A good friend, my college buddy and fellow NROTC student at the University of Missouri (Go MIZZOU!), Charlie Hoffman forwarded one of those ubiquitous emails to me that talks about aging. This particular forward along was a bit different in that it posed the question about the age of the author. Well, I decided to take some of the thoughts from that and expand and personalize it to reflect my situation. It seemed the timely thing to do since my birthday, March 17th (that’s right, St. Patrick’s Day) is rapidly approaching. So then, How old am I?
Well, I was born before:
‘ the pill
‘ polio shots
‘ frozen foods
‘ contact lenses
‘ and before TV was a household item
There were no:
‘ credit cards
‘ laser beams or
‘ ball-point pens
Man had not invented:
‘ air conditioners
‘ clothes dryers
‘ and the clothes were hung out to dry in the fresh air and
‘ space travel was only in Flash Gordon books.
Marj and I got married first,… and then lived together.. [And if you’re curious, the same was true with Valorie (sad story, and I still believe divorce breaks God’s heart) and Shirley.] In fact each of the 98 students in my HS graduating class was a member of a family with both a father and a mother. Until I was 25, I called every woman older than me, “ma’am”. And after I turned 25, I still call policemen and every man with a title, “Sir.” We were before gay-rights (in fact I never knew there was such a thing as a homosexual until I went to college), computer-dating, daycare centers, and group therapy. Our lives were governed by the Bible, good judgment, and common sense. We were taught to know the difference between right and wrong and to stand up and take responsibility for our actions. Serving your country was a privilege; living in this country was a bigger privilege. We thought fast food was eating half a biscuit while running to get to school on time. Having a meaningful relationship meant getting along with your neighbors and the other kids at school. Draft dodgers were those who closed front doors as the evening breeze started. Time-sharing meant time the family spent together in the evenings and weekends-not purchasing condominiums.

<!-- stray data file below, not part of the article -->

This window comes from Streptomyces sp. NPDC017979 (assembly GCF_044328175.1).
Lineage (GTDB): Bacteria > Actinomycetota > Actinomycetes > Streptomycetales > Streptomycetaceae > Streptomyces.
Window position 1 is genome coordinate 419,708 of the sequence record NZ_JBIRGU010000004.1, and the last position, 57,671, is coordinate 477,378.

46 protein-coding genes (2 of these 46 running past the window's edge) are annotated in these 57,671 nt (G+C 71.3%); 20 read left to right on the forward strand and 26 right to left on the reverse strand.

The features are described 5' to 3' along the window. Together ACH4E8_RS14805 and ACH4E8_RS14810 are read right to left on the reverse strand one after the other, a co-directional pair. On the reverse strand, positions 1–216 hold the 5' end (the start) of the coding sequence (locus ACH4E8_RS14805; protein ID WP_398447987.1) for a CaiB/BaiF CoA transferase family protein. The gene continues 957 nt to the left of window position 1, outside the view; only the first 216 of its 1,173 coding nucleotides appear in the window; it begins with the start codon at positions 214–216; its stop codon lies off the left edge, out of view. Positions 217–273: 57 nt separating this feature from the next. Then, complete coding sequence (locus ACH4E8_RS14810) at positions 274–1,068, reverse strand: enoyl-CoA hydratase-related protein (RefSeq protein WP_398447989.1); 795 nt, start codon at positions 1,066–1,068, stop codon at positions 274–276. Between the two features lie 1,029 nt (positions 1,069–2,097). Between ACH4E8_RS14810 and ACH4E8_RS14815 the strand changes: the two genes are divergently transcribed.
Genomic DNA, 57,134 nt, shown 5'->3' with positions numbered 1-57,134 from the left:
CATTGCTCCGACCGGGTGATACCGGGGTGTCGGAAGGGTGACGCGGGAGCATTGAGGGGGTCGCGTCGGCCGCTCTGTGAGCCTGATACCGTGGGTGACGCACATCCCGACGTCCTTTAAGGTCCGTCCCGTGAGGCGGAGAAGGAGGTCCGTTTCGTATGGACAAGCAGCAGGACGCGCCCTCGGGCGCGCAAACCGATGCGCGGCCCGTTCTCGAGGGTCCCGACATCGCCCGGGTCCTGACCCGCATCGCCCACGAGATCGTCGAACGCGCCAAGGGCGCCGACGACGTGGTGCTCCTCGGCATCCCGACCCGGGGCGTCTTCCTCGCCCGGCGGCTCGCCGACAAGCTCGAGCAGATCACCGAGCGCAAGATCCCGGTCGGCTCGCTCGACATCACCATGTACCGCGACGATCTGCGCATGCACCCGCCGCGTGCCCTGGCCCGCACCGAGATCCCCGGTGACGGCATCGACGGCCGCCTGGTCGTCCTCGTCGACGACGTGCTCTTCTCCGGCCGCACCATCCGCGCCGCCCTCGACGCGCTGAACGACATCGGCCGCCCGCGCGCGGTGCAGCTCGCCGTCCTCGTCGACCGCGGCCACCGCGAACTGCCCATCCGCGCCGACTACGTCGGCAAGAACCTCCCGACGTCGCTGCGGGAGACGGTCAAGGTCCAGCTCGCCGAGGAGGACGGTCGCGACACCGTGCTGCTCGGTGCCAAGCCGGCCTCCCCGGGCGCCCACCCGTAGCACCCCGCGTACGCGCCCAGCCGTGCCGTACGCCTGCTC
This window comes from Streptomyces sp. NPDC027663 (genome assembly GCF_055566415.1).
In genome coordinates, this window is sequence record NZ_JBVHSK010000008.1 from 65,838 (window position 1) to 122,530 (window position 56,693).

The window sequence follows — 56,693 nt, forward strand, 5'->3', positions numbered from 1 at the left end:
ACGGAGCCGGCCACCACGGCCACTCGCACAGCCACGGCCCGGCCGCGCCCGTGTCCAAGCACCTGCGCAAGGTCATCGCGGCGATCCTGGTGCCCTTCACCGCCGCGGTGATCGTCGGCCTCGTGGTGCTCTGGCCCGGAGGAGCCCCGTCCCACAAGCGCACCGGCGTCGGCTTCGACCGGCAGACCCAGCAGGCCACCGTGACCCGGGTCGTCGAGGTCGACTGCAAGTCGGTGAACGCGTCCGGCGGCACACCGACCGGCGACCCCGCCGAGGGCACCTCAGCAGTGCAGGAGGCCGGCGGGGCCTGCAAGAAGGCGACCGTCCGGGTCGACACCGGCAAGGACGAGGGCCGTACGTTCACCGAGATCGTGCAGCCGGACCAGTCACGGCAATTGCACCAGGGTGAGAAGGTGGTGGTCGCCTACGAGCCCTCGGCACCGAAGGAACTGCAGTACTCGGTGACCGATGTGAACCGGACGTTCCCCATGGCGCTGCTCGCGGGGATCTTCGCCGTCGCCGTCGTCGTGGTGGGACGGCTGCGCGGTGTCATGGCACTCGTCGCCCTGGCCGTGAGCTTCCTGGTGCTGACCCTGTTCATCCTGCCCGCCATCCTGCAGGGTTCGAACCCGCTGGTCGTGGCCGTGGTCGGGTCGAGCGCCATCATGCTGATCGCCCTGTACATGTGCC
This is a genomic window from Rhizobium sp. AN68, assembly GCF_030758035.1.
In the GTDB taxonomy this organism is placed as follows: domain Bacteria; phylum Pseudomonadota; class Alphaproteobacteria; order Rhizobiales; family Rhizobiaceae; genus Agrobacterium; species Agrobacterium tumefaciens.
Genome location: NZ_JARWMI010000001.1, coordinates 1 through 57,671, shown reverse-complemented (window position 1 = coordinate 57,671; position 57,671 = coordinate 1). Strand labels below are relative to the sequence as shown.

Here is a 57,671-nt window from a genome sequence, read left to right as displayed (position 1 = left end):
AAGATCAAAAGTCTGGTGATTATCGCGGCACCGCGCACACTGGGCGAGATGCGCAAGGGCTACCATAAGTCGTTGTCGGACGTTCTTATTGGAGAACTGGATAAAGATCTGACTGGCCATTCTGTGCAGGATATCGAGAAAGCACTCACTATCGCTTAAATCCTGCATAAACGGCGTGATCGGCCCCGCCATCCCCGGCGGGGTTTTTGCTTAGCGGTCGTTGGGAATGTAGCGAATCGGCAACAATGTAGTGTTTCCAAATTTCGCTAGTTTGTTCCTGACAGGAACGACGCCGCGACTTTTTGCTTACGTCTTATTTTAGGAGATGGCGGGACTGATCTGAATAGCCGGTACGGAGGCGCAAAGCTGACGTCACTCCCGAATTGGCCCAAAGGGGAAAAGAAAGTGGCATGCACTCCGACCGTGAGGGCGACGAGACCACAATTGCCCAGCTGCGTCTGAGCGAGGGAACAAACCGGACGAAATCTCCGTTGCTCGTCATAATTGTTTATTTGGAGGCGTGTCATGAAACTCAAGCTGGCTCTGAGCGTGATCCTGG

We never heard of CB radios, tape decks, CDs, electric typewriters, yogurt, or guys wearing earrings. We listened to Big Bands, Jack Benny, Minnie Pearl and the Grand Ol’ Oper’y, and the President’s speeches on our radios. And I don’t remember any kid blowing his brains out listening to Glenn Miller or Tommy Dorsey. If you saw anything with ‘Made in Japan ‘ on it, it was junk. The term ‘making out’ referred to how you did on your school exam. Pizza Hut, McDonald’s, and instant coffee were unheard of. We had 5 &10-cent stores where you could actually buy things for 5 and 10 cents. Ice-cream cones, phone calls, popcorn at the movies, and a Pepsi were all a nickel. And if you didn’t want to splurge, you could spend your nickel on enough stamps to mail 1 letter and 2 postcards. You could buy a new Ford Coupe for $600… but who could afford one? [Even in 1963 you could buy a new Jaguar for $6000, but you would have to be able to pay off a loan in three years.] And, again sadly, there were no Corvettes. Too bad, because gas was 11 cents a gallon.
In my day:
‘ “grass” was mowed,
‘ “coke” was a cold drink,
‘ “pot” was something your mother cooked in and
‘ “rock music” was your grandmother’s lullaby.
‘ “Aids” were helpers in the Principal’s office,
‘ “chip” meant a piece of wood or a golf shot,
‘ “hardware” was found in a hardware store and
‘ “software” wasn’t even a word.
And we were the last generation to actually believe that a lady needed a husband to have a baby. Abortion, other than to save the life of the mother, was considered immoral or worse. The thought of a same sex “marriage” would have been preposterous. There was no “politically correct” and all opinions, even it they were ill advised, were permitted. No wonder people call us “old and confused” and say there is a generation gap. How old do you think I am?
Are you ready ?????
Well, I’m, approaching 74 — March 17 to be exact. But, the above was true for me and Shirley when we were only 70.
Now, don’t think I’m so delusional that I believe all change is bad. Not so. And I could go on for pages listing all the wonderful progress that has been made since I was a kid, e.g., in healthcare and medicine, civil rights, in science, technology and our understanding of how things work, and the many conveniences that make life today easier and more pleasant. What is most concerning, however, is the slide toward a lack of respect for God and all He has created, including people. Nobility, virtue, and honor seem in short supply — they’re certainly more the exception than the norm. Jesus came so we might have life to the full, abundant life as the King James version puts it. But as the Gospel message of salvation through faith in what Jesus has done for us is being relegated to the dustbin of history by the world, so has good will toward men is often replaced by hatred, greed, and incivility. The greatest commandments, i.e., to love God and love others seems to have been lost to a large extent. But, He is merciful and I look forward, in what days I have remaining, to seeing the good plans He has for me and those who choose to follow Him.